Italy's Buffon 'hopes to recover in two days'

Italy goalkeeper Gianluigi Buffon says he can recover from a back problem in time for the Azzurri's next game.

Back injury forced Azzurri goalkeeper to leave game vs. Paraguay

Italy goalkeeper Gianluigi Buffon says he can recover from a back problem in time for the Azzurri's next game.

Buffon was replaced by backup Federico Marchetti at halftime of Italy's 1-1 draw with Paraguay as the Azzurri opened the defence of their World Cup title Monday.

Italy's next opponent in Group F is New Zealand on Sunday — giving Buffon six days to recover.

Buffon says the problem was with his sciatic nerve and that he "hopes to recover in two days."

Team physician Enrico Castellacci says he wouldn't make any prognosis before performing a series of tests.

Tuesday's "exams will determine what to do and what type of therapy will be required and then we can sketch a recovery plan," Castellacci said.

As always, Buffon believes all is possible, including a recovery for Sunday's second Group F game against New Zealand, despite the serious pain he suddenly felt in the last warmup for the Paraguay match.

"I thought I tore something apart, but it turned out I just aggravated my sciatic nerve," Buffon said.

But he couldn't turn down the chance for a 102nd international, which moved him within 10 of the legendary Italian goalkeeper Dino Zoff, particularly not on the opening day of Italy's defence of the title Buffon helped win in Berlin four years ago.

So, bedecked in splendid white from top to toe, he looked his usual indomitable self before 62,869 fans at the Green Point Stadium at the start of the match.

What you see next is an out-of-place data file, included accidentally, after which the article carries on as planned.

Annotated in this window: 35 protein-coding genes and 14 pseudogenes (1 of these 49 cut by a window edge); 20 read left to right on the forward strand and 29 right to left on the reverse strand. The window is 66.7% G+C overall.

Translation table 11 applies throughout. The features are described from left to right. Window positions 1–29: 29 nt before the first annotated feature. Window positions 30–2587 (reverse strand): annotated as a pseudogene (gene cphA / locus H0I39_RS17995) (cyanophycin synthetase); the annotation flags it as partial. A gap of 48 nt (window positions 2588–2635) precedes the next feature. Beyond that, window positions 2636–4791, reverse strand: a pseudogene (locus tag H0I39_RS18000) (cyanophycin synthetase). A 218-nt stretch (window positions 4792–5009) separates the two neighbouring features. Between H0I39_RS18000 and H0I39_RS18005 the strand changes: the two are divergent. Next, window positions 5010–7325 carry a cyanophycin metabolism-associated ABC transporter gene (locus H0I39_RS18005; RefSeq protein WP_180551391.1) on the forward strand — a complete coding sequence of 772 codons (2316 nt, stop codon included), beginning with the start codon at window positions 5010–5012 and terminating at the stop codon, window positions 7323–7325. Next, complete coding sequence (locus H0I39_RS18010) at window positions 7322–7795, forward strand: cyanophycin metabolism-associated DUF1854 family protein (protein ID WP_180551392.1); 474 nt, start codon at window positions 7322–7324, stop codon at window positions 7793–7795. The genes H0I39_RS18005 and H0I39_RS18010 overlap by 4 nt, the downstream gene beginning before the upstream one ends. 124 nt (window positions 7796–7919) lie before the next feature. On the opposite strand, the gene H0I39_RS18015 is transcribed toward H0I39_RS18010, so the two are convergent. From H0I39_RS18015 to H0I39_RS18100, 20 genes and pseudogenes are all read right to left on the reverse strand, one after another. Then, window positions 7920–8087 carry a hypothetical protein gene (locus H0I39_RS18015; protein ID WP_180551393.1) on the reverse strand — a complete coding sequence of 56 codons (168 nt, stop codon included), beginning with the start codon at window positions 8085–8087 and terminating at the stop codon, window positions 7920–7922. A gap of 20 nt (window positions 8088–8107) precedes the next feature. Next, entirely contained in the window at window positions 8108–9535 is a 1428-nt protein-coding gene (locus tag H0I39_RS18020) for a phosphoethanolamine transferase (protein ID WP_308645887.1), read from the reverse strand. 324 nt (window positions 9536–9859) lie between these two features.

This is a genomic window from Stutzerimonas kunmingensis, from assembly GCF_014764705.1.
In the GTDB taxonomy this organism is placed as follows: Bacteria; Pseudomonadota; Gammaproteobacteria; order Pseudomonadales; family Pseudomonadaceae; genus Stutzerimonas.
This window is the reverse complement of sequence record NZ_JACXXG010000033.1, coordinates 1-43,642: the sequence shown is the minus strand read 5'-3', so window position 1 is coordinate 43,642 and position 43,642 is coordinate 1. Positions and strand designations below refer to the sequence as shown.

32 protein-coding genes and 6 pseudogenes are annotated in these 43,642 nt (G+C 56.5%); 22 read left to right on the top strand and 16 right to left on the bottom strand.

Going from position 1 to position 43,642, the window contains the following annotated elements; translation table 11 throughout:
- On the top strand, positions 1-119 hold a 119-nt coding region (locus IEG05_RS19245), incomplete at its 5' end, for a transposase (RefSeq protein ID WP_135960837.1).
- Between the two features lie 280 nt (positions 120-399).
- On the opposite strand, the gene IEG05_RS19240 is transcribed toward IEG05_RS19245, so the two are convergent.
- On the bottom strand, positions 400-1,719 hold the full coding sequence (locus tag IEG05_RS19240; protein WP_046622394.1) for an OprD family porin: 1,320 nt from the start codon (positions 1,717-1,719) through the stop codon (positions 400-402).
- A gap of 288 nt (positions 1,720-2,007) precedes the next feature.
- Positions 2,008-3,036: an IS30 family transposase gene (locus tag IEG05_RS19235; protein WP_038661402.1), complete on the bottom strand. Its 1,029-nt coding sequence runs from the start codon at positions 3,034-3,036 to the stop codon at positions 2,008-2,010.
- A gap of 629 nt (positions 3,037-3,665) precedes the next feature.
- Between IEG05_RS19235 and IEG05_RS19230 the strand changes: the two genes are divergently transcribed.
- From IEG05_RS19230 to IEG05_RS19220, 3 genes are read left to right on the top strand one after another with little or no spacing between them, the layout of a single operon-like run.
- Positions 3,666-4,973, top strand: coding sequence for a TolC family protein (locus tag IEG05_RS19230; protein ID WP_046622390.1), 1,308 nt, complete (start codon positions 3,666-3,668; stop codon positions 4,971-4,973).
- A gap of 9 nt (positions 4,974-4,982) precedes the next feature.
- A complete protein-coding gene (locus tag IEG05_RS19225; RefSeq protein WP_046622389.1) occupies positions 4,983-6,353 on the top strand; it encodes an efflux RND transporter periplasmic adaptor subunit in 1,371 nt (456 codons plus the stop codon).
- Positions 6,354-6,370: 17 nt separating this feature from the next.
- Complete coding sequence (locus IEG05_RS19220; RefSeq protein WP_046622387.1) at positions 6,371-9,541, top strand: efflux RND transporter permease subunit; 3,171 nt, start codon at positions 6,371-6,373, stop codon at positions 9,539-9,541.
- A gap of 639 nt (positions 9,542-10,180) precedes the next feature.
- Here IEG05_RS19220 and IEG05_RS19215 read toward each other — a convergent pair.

Yet, out of the blue, Paraguay's Antolin Alcaraz scored on a header in the 39th minute, leaving Buffon motionless as the ball flew past him in the bottom right corner.

Considering he had only been beaten with one own goal and one penalty throughout the 2006 World Cup, it was a shock.

Buffon was replaced by Marchetti, who plays for the small Serie A club Cagliari, little known outside of Italy and not that much more inside. He was never troubled in the second half as Italy rallied with a scrappy goal from Daniele De Rossi.

"It was really exciting, although at the same time I'm sorry for Gigi. Before I came on he calmed me down and encouraged me, and that was really nice coming from such a great champion like him," Marchetti said.

Even if Buffon does not recover by Sunday, New Zealand is largely considered the easiest opponent in the first round. And Slovakia isn't expected to keep Italy out of the second round either, with or without Buffon.